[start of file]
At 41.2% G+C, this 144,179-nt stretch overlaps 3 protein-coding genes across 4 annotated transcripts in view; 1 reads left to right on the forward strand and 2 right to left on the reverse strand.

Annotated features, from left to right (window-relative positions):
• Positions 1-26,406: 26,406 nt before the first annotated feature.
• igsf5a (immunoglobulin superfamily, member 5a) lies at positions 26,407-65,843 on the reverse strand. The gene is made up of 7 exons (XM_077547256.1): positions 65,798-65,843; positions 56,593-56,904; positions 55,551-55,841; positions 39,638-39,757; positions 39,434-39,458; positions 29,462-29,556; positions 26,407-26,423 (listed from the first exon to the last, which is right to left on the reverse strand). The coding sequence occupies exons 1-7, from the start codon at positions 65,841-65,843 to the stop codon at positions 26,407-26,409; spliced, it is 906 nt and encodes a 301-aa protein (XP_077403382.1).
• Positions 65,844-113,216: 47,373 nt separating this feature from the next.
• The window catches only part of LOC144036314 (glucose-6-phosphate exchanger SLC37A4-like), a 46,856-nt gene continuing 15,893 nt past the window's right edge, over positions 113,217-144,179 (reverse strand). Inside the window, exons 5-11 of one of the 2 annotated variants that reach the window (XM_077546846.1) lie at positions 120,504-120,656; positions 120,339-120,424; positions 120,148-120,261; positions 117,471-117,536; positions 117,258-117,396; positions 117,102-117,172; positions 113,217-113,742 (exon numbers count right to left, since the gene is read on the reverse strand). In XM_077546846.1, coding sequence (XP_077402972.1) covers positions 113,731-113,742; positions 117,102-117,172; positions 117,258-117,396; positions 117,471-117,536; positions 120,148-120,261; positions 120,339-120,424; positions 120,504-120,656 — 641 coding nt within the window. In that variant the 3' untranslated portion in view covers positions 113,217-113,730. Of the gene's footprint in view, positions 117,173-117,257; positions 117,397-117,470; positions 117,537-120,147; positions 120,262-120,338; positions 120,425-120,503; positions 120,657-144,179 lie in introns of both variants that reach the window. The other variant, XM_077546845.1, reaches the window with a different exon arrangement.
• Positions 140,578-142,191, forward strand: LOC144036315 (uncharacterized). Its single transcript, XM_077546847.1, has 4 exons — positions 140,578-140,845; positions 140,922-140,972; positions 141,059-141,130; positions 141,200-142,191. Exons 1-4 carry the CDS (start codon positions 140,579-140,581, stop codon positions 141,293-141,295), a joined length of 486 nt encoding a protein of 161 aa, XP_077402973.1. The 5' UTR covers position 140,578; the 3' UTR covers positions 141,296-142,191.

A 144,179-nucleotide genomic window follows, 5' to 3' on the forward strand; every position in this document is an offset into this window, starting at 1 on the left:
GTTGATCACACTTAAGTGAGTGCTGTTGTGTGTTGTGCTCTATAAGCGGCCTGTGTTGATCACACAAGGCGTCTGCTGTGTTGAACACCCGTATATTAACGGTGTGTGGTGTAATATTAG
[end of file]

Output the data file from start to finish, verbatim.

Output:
At 41.2% G+C, this 144,179-nt stretch overlaps 3 protein-coding genes across 4 annotated transcripts in view; 1 reads left to right on the forward strand and 2 right to left on the reverse strand.

Annotated features, from left to right (window-relative positions):
• Positions 1-26,406: 26,406 nt before the first annotated feature.
• igsf5a (immunoglobulin superfamily, member 5a) lies at positions 26,407-65,843 on the reverse strand. The gene is made up of 7 exons (XM_077547256.1): positions 65,798-65,843; positions 56,593-56,904; positions 55,551-55,841; positions 39,638-39,757; positions 39,434-39,458; positions 29,462-29,556; positions 26,407-26,423 (listed from the first exon to the last, which is right to left on the reverse strand). The coding sequence occupies exons 1-7, from the start codon at positions 65,841-65,843 to the stop codon at positions 26,407-26,409; spliced, it is 906 nt and encodes a 301-aa protein (XP_077403382.1).
• Positions 65,844-113,216: 47,373 nt separating this feature from the next.
• The window catches only part of LOC144036314 (glucose-6-phosphate exchanger SLC37A4-like), a 46,856-nt gene continuing 15,893 nt past the window's right edge, over positions 113,217-144,179 (reverse strand). Inside the window, exons 5-11 of one of the 2 annotated variants that reach the window (XM_077546846.1) lie at positions 120,504-120,656; positions 120,339-120,424; positions 120,148-120,261; positions 117,471-117,536; positions 117,258-117,396; positions 117,102-117,172; positions 113,217-113,742 (exon numbers count right to left, since the gene is read on the reverse strand). In XM_077546846.1, coding sequence (XP_077402972.1) covers positions 113,731-113,742; positions 117,102-117,172; positions 117,258-117,396; positions 117,471-117,536; positions 120,148-120,261; positions 120,339-120,424; positions 120,504-120,656 — 641 coding nt within the window. In that variant the 3' untranslated portion in view covers positions 113,217-113,730. Of the gene's footprint in view, positions 117,173-117,257; positions 117,397-117,470; positions 117,537-120,147; positions 120,262-120,338; positions 120,425-120,503; positions 120,657-144,179 lie in introns of both variants that reach the window. The other variant, XM_077546845.1, reaches the window with a different exon arrangement.
• Positions 140,578-142,191, forward strand: LOC144036315 (uncharacterized). Its single transcript, XM_077546847.1, has 4 exons — positions 140,578-140,845; positions 140,922-140,972; positions 141,059-141,130; positions 141,200-142,191. Exons 1-4 carry the CDS (start codon positions 140,579-140,581, stop codon positions 141,293-141,295), a joined length of 486 nt encoding a protein of 161 aa, XP_077402973.1. The 5' UTR covers position 140,578; the 3' UTR covers positions 141,296-142,191.

A 144,179-nucleotide genomic window follows, 5' to 3' on the forward strand; every position in this document is an offset into this window, starting at 1 on the left:
GTTGATCACACTTAAGTGAGTGCTGTTGTGTGTTGTGCTCTATAAGCGGCCTGTGTTGATCACACAAGGCGTCTGCTGTGTTGAACACCCGTATATTAACGGTGTGTGGTGTAATATTAG